Thursday, March 10, 2011

All Quiet on the Western Front by Erich Maria Remarque

All Quiet on the Western Front is a very famous World War I novel told through the eyes of one who, as Americans, we relate to very little: a German Soldier. This soldier, Paul Baumer, signed up along with his classmates to fight in this Great War for their country and the excitement of war. However, the excitement and pride wore off very quickly. Early on in the story one of their classmates die because of battle wounds. Beyond vast casualties and death, the unfortunate young men also face food shortage, disease, pesky rats, poison gas, and shrapnel as they go days at a time stuck in a trench surrounded by gunfire, explosions, and a landscape that resembles the surface of a baron planet. Many of the soldiers also experience insanity as they attempt to survive their day-to-day duties. The men, of course, lose most of their fighting spirit thanks to these conditions and struggle to find justification for fighting against the allied soldiers. At one point, Paul and some of his close friends sneak off their base and spend the night with a few French girls (enemy women). Paul displays his own lack of nationalism when he pledges to send a letter of apology to the family of a French man he killed. As the purpose of the story was to make known the horrors men experience in war and the cruelty of it overall, Remarque tells us in the last paragraph of the book how Paul eventually died in battle with a calmness on his face, as if he was relieved that he had finally died.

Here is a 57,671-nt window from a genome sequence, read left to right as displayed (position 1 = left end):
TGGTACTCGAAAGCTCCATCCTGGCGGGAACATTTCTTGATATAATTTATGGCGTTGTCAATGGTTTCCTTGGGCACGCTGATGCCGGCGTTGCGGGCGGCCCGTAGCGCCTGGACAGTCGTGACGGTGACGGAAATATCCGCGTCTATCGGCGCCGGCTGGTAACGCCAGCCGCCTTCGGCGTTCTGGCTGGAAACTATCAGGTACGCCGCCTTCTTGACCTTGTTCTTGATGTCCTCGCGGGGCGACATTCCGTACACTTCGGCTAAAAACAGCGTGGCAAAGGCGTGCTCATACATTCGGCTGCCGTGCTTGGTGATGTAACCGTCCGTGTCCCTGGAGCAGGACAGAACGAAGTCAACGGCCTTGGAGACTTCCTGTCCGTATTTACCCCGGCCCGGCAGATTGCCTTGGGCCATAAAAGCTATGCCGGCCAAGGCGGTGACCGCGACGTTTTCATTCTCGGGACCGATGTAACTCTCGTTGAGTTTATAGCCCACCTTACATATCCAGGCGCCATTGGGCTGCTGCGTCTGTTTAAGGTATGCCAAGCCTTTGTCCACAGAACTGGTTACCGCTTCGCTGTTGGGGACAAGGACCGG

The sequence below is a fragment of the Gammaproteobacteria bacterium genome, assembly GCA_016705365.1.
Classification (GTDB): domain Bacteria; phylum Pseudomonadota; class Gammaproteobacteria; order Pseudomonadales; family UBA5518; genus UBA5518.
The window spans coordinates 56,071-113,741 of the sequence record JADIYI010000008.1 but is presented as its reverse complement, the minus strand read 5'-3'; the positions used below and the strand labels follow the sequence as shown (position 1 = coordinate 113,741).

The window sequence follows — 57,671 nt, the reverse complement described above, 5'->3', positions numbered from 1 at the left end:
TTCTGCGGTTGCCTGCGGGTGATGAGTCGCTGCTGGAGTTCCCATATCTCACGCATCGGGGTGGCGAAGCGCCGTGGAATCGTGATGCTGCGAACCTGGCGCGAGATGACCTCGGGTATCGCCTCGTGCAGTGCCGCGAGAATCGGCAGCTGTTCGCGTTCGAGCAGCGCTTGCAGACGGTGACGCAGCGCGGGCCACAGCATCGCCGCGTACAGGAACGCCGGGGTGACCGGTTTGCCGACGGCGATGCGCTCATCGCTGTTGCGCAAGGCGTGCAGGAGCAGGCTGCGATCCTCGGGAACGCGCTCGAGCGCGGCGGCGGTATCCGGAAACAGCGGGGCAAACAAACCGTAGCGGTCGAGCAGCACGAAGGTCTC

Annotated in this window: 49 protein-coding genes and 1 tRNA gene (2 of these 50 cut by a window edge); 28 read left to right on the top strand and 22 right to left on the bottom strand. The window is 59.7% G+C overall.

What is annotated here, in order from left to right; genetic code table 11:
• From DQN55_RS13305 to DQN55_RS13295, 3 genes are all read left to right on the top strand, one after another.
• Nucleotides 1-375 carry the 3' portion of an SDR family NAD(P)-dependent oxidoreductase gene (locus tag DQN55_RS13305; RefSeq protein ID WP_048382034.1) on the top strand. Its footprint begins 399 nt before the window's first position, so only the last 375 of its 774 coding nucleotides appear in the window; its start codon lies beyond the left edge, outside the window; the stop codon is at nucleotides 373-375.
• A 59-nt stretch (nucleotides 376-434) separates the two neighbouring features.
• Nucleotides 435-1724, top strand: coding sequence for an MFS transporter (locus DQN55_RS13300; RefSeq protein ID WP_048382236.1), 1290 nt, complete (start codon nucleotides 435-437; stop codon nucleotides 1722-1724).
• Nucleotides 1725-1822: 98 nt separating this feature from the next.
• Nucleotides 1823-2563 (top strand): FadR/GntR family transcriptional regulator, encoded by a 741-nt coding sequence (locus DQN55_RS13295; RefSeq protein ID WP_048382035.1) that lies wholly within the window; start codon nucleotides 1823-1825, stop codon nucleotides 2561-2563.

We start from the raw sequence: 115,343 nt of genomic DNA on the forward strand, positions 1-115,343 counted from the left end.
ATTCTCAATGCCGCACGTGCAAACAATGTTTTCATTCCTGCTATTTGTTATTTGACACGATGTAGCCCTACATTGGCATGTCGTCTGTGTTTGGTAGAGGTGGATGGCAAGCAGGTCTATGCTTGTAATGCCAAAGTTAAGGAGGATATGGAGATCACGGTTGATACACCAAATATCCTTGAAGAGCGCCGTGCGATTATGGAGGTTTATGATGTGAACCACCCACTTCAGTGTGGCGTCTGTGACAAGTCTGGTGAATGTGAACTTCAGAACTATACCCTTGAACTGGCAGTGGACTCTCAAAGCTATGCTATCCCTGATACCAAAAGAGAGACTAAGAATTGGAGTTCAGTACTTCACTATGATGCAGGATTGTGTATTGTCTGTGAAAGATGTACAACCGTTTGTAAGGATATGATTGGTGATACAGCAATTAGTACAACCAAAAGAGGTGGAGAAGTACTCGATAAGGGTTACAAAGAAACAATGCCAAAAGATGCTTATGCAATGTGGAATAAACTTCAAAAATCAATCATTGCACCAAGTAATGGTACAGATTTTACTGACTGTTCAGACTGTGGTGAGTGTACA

1. In All Quiet on the Western Front, Paul stresses how close he is to his classmate friends that he fights with alongside in the terrible war conditions. He goes as far as to say that they are closer that lovers. Why do you think that is?

2. Remarque wrote this book to unveil the horror that is war and protest against it. Do you think war can ever be eliminated from human interaction?

7 comments:

Laura P 7-8 said...

2.) Maybe in a prefect world, war could be eliminated. However, I believe that war will be around for a long time. People of different cultures are not going to agree on certain issues and when they see others as a threat, war shortly follows.

Ashlyn W. 7-8 said...

2) I don't believe war can be eliminated. Everyone will always be fighting because we don't live in a perfect world.

Brandon M. 1-2 said...

Well Laura, I have to say that I agree with you that eliminating war is a long-shot but still possible. The way I see it, all different races and cultures are slowly merging together within a world united by new communication and transportation. Eventually, everyone will be the same. No wars, but how exciting is that? (please note that I don't actually believe that this can happen, I just think its a valid point of hypothetical interest)

Morgan O 7-8 said...

2) I wish I could say yes, but I have to agree with Ashlyn. People don't think in the same way and they all have different ways of viewing society. The world cannot please everyone all and once. Therefore, unfortunately, war will never be completely eliminated from human interaction.

Adam B. 7-8 said...

2) I don't think that war can ever be completly eliminated because there will always be major conflicts and there are always people that feel that war is the answer.

Jacob C. 1-2 said...

1. In war, many soldiers feel a brotherhood like trust. The trust is so great that they love each other like family.

2. Humans will always be at war. It has always happened, and it always will continue to happen. It's part of human nature.

Mrs. Sherwood said...

Thread graded.